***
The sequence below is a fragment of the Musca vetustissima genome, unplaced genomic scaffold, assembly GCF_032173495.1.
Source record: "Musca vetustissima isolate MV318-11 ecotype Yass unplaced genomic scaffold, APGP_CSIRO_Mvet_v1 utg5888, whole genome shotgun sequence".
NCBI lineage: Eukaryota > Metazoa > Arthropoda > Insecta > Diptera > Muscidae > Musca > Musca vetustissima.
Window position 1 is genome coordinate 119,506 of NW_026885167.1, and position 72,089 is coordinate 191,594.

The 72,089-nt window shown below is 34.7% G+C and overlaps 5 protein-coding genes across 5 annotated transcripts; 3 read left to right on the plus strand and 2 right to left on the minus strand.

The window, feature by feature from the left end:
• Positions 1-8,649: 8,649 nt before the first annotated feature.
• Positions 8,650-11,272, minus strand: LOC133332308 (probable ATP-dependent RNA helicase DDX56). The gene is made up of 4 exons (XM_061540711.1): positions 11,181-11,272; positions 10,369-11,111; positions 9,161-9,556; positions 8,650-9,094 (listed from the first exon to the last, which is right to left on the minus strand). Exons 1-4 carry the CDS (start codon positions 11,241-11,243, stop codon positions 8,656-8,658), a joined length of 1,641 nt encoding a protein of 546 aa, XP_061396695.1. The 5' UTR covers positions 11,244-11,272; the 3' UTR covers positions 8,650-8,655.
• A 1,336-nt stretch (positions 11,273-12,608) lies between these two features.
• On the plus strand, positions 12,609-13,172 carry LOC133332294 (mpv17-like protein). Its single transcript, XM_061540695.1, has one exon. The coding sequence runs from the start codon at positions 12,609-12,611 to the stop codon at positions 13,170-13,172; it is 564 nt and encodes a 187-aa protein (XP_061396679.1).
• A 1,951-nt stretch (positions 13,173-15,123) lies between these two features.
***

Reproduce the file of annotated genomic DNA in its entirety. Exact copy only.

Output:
The sequence below is a fragment of the Musca vetustissima genome, unplaced genomic scaffold, assembly GCF_032173495.1.
Source record: "Musca vetustissima isolate MV318-11 ecotype Yass unplaced genomic scaffold, APGP_CSIRO_Mvet_v1 utg5888, whole genome shotgun sequence".
NCBI lineage: Eukaryota > Metazoa > Arthropoda > Insecta > Diptera > Muscidae > Musca > Musca vetustissima.
Window position 1 is genome coordinate 119,506 of NW_026885167.1, and position 72,089 is coordinate 191,594.

The 72,089-nt window shown below is 34.7% G+C and overlaps 5 protein-coding genes across 5 annotated transcripts; 3 read left to right on the plus strand and 2 right to left on the minus strand.

The window, feature by feature from the left end:
• Positions 1-8,649: 8,649 nt before the first annotated feature.
• Positions 8,650-11,272, minus strand: LOC133332308 (probable ATP-dependent RNA helicase DDX56). The gene is made up of 4 exons (XM_061540711.1): positions 11,181-11,272; positions 10,369-11,111; positions 9,161-9,556; positions 8,650-9,094 (listed from the first exon to the last, which is right to left on the minus strand). Exons 1-4 carry the CDS (start codon positions 11,241-11,243, stop codon positions 8,656-8,658), a joined length of 1,641 nt encoding a protein of 546 aa, XP_061396695.1. The 5' UTR covers positions 11,244-11,272; the 3' UTR covers positions 8,650-8,655.
• A 1,336-nt stretch (positions 11,273-12,608) lies between these two features.
• On the plus strand, positions 12,609-13,172 carry LOC133332294 (mpv17-like protein). Its single transcript, XM_061540695.1, has one exon. The coding sequence runs from the start codon at positions 12,609-12,611 to the stop codon at positions 13,170-13,172; it is 564 nt and encodes a 187-aa protein (XP_061396679.1).
• A 1,951-nt stretch (positions 13,173-15,123) lies between these two features.